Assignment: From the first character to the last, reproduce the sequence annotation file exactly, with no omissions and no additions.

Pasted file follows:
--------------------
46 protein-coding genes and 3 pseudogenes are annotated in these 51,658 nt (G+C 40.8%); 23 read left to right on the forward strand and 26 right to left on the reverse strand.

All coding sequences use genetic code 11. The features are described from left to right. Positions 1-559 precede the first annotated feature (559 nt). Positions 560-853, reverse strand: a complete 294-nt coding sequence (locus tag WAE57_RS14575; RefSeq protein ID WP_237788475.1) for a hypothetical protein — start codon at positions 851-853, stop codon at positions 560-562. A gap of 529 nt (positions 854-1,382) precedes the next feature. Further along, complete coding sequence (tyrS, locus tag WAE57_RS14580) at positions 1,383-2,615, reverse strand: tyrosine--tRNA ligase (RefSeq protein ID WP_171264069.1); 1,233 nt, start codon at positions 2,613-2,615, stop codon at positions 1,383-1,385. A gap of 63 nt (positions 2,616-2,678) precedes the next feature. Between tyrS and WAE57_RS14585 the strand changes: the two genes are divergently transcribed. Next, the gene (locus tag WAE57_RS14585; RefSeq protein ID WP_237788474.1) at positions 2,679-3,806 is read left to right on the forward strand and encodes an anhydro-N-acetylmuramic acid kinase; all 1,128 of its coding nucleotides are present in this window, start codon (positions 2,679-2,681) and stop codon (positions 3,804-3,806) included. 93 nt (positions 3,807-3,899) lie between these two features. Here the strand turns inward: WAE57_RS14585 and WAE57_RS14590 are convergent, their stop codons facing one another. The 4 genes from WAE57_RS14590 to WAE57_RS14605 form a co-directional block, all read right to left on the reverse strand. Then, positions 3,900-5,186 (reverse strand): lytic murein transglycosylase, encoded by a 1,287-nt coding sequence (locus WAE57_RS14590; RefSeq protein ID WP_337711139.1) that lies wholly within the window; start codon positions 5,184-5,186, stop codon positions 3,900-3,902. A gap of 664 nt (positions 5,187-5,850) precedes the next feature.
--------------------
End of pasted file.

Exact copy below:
46 protein-coding genes and 3 pseudogenes are annotated in these 51,658 nt (G+C 40.8%); 23 read left to right on the forward strand and 26 right to left on the reverse strand.

All coding sequences use genetic code 11. The features are described from left to right. Positions 1-559 precede the first annotated feature (559 nt). Positions 560-853, reverse strand: a complete 294-nt coding sequence (locus tag WAE57_RS14575; RefSeq protein ID WP_237788475.1) for a hypothetical protein — start codon at positions 851-853, stop codon at positions 560-562. A gap of 529 nt (positions 854-1,382) precedes the next feature. Further along, complete coding sequence (tyrS, locus tag WAE57_RS14580) at positions 1,383-2,615, reverse strand: tyrosine--tRNA ligase (RefSeq protein ID WP_171264069.1); 1,233 nt, start codon at positions 2,613-2,615, stop codon at positions 1,383-1,385. A gap of 63 nt (positions 2,616-2,678) precedes the next feature. Between tyrS and WAE57_RS14585 the strand changes: the two genes are divergently transcribed. Next, the gene (locus tag WAE57_RS14585; RefSeq protein ID WP_237788474.1) at positions 2,679-3,806 is read left to right on the forward strand and encodes an anhydro-N-acetylmuramic acid kinase; all 1,128 of its coding nucleotides are present in this window, start codon (positions 2,679-2,681) and stop codon (positions 3,804-3,806) included. 93 nt (positions 3,807-3,899) lie between these two features. Here the strand turns inward: WAE57_RS14585 and WAE57_RS14590 are convergent, their stop codons facing one another. The 4 genes from WAE57_RS14590 to WAE57_RS14605 form a co-directional block, all read right to left on the reverse strand. Then, positions 3,900-5,186 (reverse strand): lytic murein transglycosylase, encoded by a 1,287-nt coding sequence (locus WAE57_RS14590; RefSeq protein ID WP_337711139.1) that lies wholly within the window; start codon positions 5,184-5,186, stop codon positions 3,900-3,902. A gap of 664 nt (positions 5,187-5,850) precedes the next feature.